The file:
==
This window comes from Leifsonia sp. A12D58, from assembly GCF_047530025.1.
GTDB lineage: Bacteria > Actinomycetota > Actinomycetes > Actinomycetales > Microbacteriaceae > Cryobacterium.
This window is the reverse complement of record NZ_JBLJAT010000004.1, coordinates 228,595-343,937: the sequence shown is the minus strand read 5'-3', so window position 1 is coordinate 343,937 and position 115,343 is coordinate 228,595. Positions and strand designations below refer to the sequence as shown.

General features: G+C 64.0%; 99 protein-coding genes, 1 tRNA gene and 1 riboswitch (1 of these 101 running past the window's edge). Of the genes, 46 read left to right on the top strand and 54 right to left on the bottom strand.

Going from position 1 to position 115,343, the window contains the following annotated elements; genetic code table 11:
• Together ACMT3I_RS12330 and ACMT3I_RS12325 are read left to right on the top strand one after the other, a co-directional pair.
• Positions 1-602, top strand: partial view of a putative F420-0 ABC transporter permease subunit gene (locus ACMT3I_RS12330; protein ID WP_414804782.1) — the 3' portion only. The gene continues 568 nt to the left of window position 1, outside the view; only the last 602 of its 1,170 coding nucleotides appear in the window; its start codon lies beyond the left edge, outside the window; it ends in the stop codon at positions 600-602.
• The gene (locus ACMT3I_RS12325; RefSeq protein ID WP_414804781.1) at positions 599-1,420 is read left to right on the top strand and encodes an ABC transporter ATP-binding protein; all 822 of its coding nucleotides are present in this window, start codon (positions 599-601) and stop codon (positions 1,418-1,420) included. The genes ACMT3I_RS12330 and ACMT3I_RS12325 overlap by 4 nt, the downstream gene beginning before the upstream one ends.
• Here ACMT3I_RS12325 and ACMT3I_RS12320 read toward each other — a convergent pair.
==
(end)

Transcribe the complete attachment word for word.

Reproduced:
This window comes from Leifsonia sp. A12D58, from assembly GCF_047530025.1.
GTDB lineage: Bacteria > Actinomycetota > Actinomycetes > Actinomycetales > Microbacteriaceae > Cryobacterium.
This window is the reverse complement of record NZ_JBLJAT010000004.1, coordinates 228,595-343,937: the sequence shown is the minus strand read 5'-3', so window position 1 is coordinate 343,937 and position 115,343 is coordinate 228,595. Positions and strand designations below refer to the sequence as shown.

General features: G+C 64.0%; 99 protein-coding genes, 1 tRNA gene and 1 riboswitch (1 of these 101 running past the window's edge). Of the genes, 46 read left to right on the top strand and 54 right to left on the bottom strand.

Going from position 1 to position 115,343, the window contains the following annotated elements; genetic code table 11:
• Together ACMT3I_RS12330 and ACMT3I_RS12325 are read left to right on the top strand one after the other, a co-directional pair.
• Positions 1-602, top strand: partial view of a putative F420-0 ABC transporter permease subunit gene (locus ACMT3I_RS12330; protein ID WP_414804782.1) — the 3' portion only. The gene continues 568 nt to the left of window position 1, outside the view; only the last 602 of its 1,170 coding nucleotides appear in the window; its start codon lies beyond the left edge, outside the window; it ends in the stop codon at positions 600-602.
• The gene (locus ACMT3I_RS12325; RefSeq protein ID WP_414804781.1) at positions 599-1,420 is read left to right on the top strand and encodes an ABC transporter ATP-binding protein; all 822 of its coding nucleotides are present in this window, start codon (positions 599-601) and stop codon (positions 1,418-1,420) included. The genes ACMT3I_RS12330 and ACMT3I_RS12325 overlap by 4 nt, the downstream gene beginning before the upstream one ends.
• Here ACMT3I_RS12325 and ACMT3I_RS12320 read toward each other — a convergent pair.